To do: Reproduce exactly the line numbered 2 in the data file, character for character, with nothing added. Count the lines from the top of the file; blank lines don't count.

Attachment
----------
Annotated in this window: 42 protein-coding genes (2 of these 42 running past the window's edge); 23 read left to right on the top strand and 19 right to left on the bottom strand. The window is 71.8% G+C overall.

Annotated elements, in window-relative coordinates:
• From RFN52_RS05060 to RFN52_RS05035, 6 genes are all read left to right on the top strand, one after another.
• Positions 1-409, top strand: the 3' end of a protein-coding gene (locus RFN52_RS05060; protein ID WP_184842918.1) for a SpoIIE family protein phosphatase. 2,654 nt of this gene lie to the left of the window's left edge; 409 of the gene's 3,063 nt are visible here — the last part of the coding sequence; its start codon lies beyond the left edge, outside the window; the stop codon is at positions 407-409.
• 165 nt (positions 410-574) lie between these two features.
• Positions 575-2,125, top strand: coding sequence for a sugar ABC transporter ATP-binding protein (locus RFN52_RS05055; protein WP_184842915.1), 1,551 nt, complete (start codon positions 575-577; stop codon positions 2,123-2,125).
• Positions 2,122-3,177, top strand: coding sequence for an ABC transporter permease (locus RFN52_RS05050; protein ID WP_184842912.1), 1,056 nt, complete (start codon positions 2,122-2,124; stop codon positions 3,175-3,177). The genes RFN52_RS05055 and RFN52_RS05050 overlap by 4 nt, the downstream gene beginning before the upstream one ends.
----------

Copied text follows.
Annotated elements, in window-relative coordinates: